Premier Christy Clark mingles with aboriginal leaders at second annual cabinet-First Nations meeting in Vancouver Thursday.

Premier Christy Clark mingles with aboriginal leaders at second annual cabinet-First Nations meeting in Vancouver Thursday.

B.C., chiefs pledge to work on reconciliation

Premier Christy Clark launches aboriginal sports awards, scholarships, but chiefs want end to colonial rule

B.C. cabinet ministers and 500 aboriginal leaders emerged from two days of meetings in Vancouver Thursday with a pledge to work on divisive resource development issues and hold a province-wide forum on aboriginal children in government care.

Premier Christy Clark also announced the establishment of a $2 million fund for scholarships for aboriginal students pursuing post-graduate degrees, and a new set of awards for aboriginal youth athletic achievement.

Surrey-White Rock MLA Gordon Hogg was appointed parliamentary secretary in charge of developing the sports awards.

A framework document agreed to at the meeting commits the province and First Nations Leadership Council members to keep working on a reconciliation agreement that would settle historic land claims across the province. Clark said the agreement would have to include provisions for the unique aspects of more than 200 First Nations.

Grand Chief Ed John of the First Nations Summit said the first two years of these province-wide meetings have gotten off to a rocky start, but expressed the hope that “by year 10 we’ll have paved the road.”

In his closing speech, John reflected on his own time at a residential school, and described a new generation of young people that is emerging from the social upheaval of that policy.

“I couldn’t even see my sister on the other side of the building, even though she was in the same residential school as I was,” John said. “That disconnect became the norm for us.”

Chief Shane Gottfriedson, regional representative of the Assembly of First Nations, echoed John’s call for a resolution to land issues that started in 1859 when colonial Governor James Douglas proclaimed that all lands and resources in B.C. belong to Crown.

Chief Robert Chamberlin, vice president of the Union of B.C. Indian Chiefs, said last year’s landmark land title decision in favour of the Tsilhqot’in Nation means action is required to address territorial claims.

It is the Canadian law that First Nations want to see implemented,” he said.

 

Get local stories you won't find anywhere else right to your inbox.
Sign up here

Just Posted

The HarbourCats’ 2021 season is cancelled. (Photo courtesy of the Victoria HarbourCats)
No at-bats for Victoria HarbourCats, Nanaimo NightOwls this season due to COVID-19

No Canadian teams will play in the 2021 West Coast League season

An Extinction Rebellion Vancouver Island (XRVI) climate change event in 2019 saw a large crowd occupy the Johnson Street bridge. (Black Press Media file photo)
TRAFFIC: Protest occupying one lane of Douglas Street southbound

Extinction Rebellion activists are marching from Vancouver to the B.C. legislative building

One person has been arrested following an assault on a man with Down syndrome along Dallas Road April 17. (Black Press Media file photo)
Man with Down syndrome attacked along Dallas Road

Suspected assailant arrested, sent to hospital for mental health assessment

Victoria police are asking for help locating high-risk missing man Derek Whittaker, last seen in Victoria April 12. (Courtesy of VicPD)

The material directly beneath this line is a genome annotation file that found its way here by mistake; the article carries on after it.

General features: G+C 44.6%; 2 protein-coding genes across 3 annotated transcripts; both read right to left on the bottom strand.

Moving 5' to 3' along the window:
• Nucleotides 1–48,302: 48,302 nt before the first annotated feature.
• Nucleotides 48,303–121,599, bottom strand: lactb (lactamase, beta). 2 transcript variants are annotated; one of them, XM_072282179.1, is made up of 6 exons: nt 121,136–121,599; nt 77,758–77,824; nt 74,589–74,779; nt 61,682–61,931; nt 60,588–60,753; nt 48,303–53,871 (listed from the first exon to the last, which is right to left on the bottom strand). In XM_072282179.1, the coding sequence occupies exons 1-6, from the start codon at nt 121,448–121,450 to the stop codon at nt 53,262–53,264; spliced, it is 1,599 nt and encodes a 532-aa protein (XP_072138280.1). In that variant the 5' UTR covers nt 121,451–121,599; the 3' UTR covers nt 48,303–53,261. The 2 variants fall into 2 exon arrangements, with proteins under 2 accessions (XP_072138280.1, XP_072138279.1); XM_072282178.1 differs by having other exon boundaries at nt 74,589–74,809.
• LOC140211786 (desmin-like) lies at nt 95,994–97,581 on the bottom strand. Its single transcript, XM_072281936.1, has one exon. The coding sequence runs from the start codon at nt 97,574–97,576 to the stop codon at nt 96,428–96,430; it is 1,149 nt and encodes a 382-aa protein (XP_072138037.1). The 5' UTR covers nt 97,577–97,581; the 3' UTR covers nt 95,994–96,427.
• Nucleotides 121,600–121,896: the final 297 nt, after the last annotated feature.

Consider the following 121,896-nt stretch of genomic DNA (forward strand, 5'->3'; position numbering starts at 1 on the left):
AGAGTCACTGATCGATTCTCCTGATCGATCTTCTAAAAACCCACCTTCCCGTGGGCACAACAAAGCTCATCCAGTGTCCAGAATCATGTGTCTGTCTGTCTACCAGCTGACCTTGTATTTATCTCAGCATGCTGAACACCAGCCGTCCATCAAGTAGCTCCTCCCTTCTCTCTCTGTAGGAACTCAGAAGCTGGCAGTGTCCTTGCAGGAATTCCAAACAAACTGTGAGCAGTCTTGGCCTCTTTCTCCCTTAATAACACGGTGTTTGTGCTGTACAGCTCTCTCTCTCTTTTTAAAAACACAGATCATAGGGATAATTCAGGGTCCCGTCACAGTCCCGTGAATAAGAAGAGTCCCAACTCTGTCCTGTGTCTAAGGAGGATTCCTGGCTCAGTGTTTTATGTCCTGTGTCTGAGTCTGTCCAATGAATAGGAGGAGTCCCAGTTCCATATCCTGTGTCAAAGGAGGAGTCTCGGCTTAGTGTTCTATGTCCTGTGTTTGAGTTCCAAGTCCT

MISSING: Police searching for Derek Whittaker, last seen in Victoria

Whittaker believed to be driving 1994 red Volkswagen Golf

Victoria police arrested a wanted man April 19, seizing drugs, firearms and body armour. (Courtesy of VicPD)
Drugs, loaded weapons, body armour seized from Victoria suite

Man was wanted for the possession of drugs for the purpose of trafficking

Public health restrictions on non-essential travel and vacation bookings are being increased in B.C. (B.C. government)
Out-of-region B.C. vacation bookings, RV ferry reservations to be refused

B.C. extends COVID-19 indoor dining, group fitness ban until May 25

Dr. Bonnie Henry gives her daily media briefing regarding Covid-19 for the province of British Columbia in Victoria, B.C, Monday, December 7, 2020. THE CANADIAN PRESS/Jonathan Hayward
BREAKING: Child, 2, marks youngest British Columbian to die related to COVID-19

Child one of eight people to die from virus this weekend

Chakalaka Bar & Grill remains open in defiance of orders from Island Health to close. (Cole Schisler photo)
Island Health seeks injunction against restaurant defying COVID-19 orders

VIHA says Ladysmith-area Chakalaka Bar and Grill also violating water and sewer regulations

Pharmacist Barbara Violo arranges all the empty vials of the Oxford-AstraZeneca COVID-19 vaccines that she has provided to customers at the Junction Chemist which is a independent pharmacy during the COVID-19 pandemic in Toronto, on Monday, April 19, 2021. THE CANADIAN PRESS/Nathan Denette
B.C. to target people ages 40+ in ‘high risk communities’ with AstraZeneca vaccine

A total of 13 neighbourhoods and communities will receive the AstraZeneca vaccine

Carver Ken Sheen had almost finished work on a large cowboy carving commissioned by the City of Williams Lake to replace the original overlooking the Stampede Grounds when fire broke out Friday, April 18 at his property between Williams Lake and Quesnel. (Pine River Carving Facebook photos)
Cow boss statue destined for Williams Lake Stampede Grounds goes up in flames

Carver Ken Sheen lost the statue, all his tools and his shop in the blaze

B.C. Labour Minister Harry Bains. (Hansard TV)
B.C. moves to protect employee pay for COVID-19 vaccination

Most won’t need to take time off work, labour minister says

Orca 1
Orcas: Our Shared Future finally surfaces at Royal B.C. Museum

Museum dives into the world of the killer whale as delayed feature exhibition now open

Most Read